channel marketing

Channel Insider content and product recommendations are editorially independent. We may make money when you click on links to our partners. Learn More.

Most people hate to get pitched.

If you come away with only one message from reading this, let it be that. You decide to hold a marketing event either online or in-person. You think it’s going to be great. You’ll tell them all about your great new service offering. It will knock them out. Every attendee will rush to place their orders.

Yeah… not so much.

Trade Value for Time

When you invite people to an event, you’re asking them to give you some of their time. There’s really nothing people value more than they value their time. So if they’re going to give you some of their time, they’d better be getting something really valuable in return.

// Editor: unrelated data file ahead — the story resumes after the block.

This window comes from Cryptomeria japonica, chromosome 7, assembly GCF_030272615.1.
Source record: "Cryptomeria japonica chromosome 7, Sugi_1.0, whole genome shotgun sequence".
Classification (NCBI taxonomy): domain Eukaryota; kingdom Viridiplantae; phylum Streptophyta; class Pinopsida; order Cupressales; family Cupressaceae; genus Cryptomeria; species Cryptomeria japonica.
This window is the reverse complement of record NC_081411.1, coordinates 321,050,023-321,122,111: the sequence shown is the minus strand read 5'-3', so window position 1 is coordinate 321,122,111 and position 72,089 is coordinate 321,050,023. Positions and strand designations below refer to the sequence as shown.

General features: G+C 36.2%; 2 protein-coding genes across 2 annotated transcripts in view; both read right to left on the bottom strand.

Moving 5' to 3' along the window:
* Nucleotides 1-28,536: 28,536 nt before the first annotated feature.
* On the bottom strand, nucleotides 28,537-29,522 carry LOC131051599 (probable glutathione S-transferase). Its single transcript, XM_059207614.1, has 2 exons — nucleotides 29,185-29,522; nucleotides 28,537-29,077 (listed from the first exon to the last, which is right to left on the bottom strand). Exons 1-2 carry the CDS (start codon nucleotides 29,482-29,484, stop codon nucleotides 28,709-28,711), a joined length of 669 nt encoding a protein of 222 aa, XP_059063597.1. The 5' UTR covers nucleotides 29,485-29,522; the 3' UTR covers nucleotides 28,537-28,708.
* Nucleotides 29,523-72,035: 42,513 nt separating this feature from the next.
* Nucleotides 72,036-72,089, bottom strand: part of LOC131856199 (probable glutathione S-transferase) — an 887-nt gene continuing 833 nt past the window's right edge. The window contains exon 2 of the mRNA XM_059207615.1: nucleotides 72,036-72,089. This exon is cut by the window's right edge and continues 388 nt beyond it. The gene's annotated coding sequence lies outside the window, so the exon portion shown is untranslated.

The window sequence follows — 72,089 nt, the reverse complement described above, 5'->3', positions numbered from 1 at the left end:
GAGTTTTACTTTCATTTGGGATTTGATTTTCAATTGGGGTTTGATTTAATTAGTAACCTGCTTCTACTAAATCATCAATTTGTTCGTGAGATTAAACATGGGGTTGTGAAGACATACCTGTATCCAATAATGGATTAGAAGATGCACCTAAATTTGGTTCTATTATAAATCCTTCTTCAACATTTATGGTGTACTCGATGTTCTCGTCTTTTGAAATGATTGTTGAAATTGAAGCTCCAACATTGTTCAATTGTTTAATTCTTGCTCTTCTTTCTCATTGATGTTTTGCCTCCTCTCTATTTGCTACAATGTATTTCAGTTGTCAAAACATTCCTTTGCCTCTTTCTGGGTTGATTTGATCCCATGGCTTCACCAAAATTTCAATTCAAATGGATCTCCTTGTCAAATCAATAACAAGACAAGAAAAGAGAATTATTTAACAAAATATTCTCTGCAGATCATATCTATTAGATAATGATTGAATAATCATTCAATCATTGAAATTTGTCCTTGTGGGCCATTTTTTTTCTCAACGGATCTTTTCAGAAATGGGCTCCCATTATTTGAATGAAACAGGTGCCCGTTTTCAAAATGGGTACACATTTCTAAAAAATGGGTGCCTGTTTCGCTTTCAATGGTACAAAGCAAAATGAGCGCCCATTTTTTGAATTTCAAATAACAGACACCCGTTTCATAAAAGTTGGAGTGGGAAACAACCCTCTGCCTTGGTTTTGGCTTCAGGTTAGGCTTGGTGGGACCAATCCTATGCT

Knowing about your offering isn’t enough.

It’s the same reason you don’t want to mix news in with your blog. If people are going to invest their time coming to your event or your blog, and watching your presentation or reading your articles, their expectation is that they will come away with some new and valuable insight or knowledge. They want to learn something. How to make better decisions about a given topic. How to do something more efficiently. How to avoid various disasters.

They want to learn some kind of “how,” not “what” to buy.

What will happen if they don’t get what they expect? They may leave your session early. They’ll almost certainly never come back for another one. You’ve lost a prospect.

Also read: Why IT Firms Need Content Marketing

Making Your Event Attractive